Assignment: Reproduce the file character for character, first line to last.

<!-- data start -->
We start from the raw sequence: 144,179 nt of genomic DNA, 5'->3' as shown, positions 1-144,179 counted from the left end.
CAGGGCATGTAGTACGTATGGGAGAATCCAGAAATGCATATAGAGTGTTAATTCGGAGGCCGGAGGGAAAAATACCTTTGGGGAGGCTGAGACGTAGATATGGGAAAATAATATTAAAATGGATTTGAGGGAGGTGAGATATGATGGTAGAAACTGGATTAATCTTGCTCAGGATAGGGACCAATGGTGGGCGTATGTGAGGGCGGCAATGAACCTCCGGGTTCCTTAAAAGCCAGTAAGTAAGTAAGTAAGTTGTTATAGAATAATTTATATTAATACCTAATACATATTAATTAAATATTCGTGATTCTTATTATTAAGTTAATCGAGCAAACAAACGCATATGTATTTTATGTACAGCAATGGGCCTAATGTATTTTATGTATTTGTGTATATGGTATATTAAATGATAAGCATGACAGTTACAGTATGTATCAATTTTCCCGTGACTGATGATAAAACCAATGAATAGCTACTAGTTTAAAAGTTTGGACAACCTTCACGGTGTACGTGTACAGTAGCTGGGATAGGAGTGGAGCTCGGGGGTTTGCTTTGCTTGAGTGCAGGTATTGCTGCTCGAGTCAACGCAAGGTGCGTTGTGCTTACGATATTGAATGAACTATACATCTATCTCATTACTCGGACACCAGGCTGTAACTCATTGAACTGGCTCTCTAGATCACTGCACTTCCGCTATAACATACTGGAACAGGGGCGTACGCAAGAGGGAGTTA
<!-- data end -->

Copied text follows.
We start from the raw sequence: 144,179 nt of genomic DNA, 5'->3' as shown, positions 1-144,179 counted from the left end.
CAGGGCATGTAGTACGTATGGGAGAATCCAGAAATGCATATAGAGTGTTAATTCGGAGGCCGGAGGGAAAAATACCTTTGGGGAGGCTGAGACGTAGATATGGGAAAATAATATTAAAATGGATTTGAGGGAGGTGAGATATGATGGTAGAAACTGGATTAATCTTGCTCAGGATAGGGACCAATGGTGGGCGTATGTGAGGGCGGCAATGAACCTCCGGGTTCCTTAAAAGCCAGTAAGTAAGTAAGTAAGTTGTTATAGAATAATTTATATTAATACCTAATACATATTAATTAAATATTCGTGATTCTTATTATTAAGTTAATCGAGCAAACAAACGCATATGTATTTTATGTACAGCAATGGGCCTAATGTATTTTATGTATTTGTGTATATGGTATATTAAATGATAAGCATGACAGTTACAGTATGTATCAATTTTCCCGTGACTGATGATAAAACCAATGAATAGCTACTAGTTTAAAAGTTTGGACAACCTTCACGGTGTACGTGTACAGTAGCTGGGATAGGAGTGGAGCTCGGGGGTTTGCTTTGCTTGAGTGCAGGTATTGCTGCTCGAGTCAACGCAAGGTGCGTTGTGCTTACGATATTGAATGAACTATACATCTATCTCATTACTCGGACACCAGGCTGTAACTCATTGAACTGGCTCTCTAGATCACTGCACTTCCGCTATAACATACTGGAACAGGGGCGTACGCAAGAGGGAGTTA